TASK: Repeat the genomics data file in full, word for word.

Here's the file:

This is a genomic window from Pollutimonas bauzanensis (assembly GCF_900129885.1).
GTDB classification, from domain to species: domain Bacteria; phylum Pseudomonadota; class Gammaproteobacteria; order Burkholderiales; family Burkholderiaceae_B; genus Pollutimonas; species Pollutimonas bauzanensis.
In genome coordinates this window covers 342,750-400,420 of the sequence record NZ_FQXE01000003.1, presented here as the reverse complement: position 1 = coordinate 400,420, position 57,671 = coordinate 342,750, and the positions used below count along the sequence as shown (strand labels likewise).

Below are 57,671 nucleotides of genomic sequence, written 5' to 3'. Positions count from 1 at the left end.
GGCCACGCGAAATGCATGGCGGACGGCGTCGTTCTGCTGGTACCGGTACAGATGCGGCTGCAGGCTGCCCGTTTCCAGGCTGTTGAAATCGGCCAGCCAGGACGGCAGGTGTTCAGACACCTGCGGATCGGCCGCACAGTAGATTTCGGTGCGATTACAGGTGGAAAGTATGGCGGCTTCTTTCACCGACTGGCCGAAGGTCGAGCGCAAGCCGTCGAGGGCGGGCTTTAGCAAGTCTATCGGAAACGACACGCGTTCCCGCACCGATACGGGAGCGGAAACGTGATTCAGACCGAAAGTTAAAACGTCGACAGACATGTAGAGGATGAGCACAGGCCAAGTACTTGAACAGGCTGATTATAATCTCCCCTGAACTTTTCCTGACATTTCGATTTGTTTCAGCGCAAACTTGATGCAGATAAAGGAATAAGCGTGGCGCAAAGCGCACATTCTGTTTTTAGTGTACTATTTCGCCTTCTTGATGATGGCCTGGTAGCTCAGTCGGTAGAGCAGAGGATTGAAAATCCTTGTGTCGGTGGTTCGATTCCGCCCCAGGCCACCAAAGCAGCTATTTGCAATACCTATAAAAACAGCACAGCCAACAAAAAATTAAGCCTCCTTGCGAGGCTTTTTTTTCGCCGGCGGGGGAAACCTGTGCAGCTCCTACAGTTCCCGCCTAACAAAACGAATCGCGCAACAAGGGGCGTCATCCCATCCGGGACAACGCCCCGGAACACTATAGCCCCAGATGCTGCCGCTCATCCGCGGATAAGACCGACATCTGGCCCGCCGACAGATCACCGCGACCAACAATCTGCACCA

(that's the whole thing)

This is a genomic window from Pollutimonas bauzanensis (assembly GCF_900129885.1).
GTDB classification, from domain to species: domain Bacteria; phylum Pseudomonadota; class Gammaproteobacteria; order Burkholderiales; family Burkholderiaceae_B; genus Pollutimonas; species Pollutimonas bauzanensis.
In genome coordinates this window covers 342,750-400,420 of the sequence record NZ_FQXE01000003.1, presented here as the reverse complement: position 1 = coordinate 400,420, position 57,671 = coordinate 342,750, and the positions used below count along the sequence as shown (strand labels likewise).

Below are 57,671 nucleotides of genomic sequence, written 5' to 3'. Positions count from 1 at the left end.
GGCCACGCGAAATGCATGGCGGACGGCGTCGTTCTGCTGGTACCGGTACAGATGCGGCTGCAGGCTGCCCGTTTCCAGGCTGTTGAAATCGGCCAGCCAGGACGGCAGGTGTTCAGACACCTGCGGATCGGCCGCACAGTAGATTTCGGTGCGATTACAGGTGGAAAGTATGGCGGCTTCTTTCACCGACTGGCCGAAGGTCGAGCGCAAGCCGTCGAGGGCGGGCTTTAGCAAGTCTATCGGAAACGACACGCGTTCCCGCACCGATACGGGAGCGGAAACGTGATTCAGACCGAAAGTTAAAACGTCGACAGACATGTAGAGGATGAGCACAGGCCAAGTACTTGAACAGGCTGATTATAATCTCCCCTGAACTTTTCCTGACATTTCGATTTGTTTCAGCGCAAACTTGATGCAGATAAAGGAATAAGCGTGGCGCAAAGCGCACATTCTGTTTTTAGTGTACTATTTCGCCTTCTTGATGATGGCCTGGTAGCTCAGTCGGTAGAGCAGAGGATTGAAAATCCTTGTGTCGGTGGTTCGATTCCGCCCCAGGCCACCAAAGCAGCTATTTGCAATACCTATAAAAACAGCACAGCCAACAAAAAATTAAGCCTCCTTGCGAGGCTTTTTTTTCGCCGGCGGGGGAAACCTGTGCAGCTCCTACAGTTCCCGCCTAACAAAACGAATCGCGCAACAAGGGGCGTCATCCCATCCGGGACAACGCCCCGGAACACTATAGCCCCAGATGCTGCCGCTCATCCGCGGATAAGACCGACATCTGGCCCGCCGACAGATCACCGCGACCAACAATCTGCACCA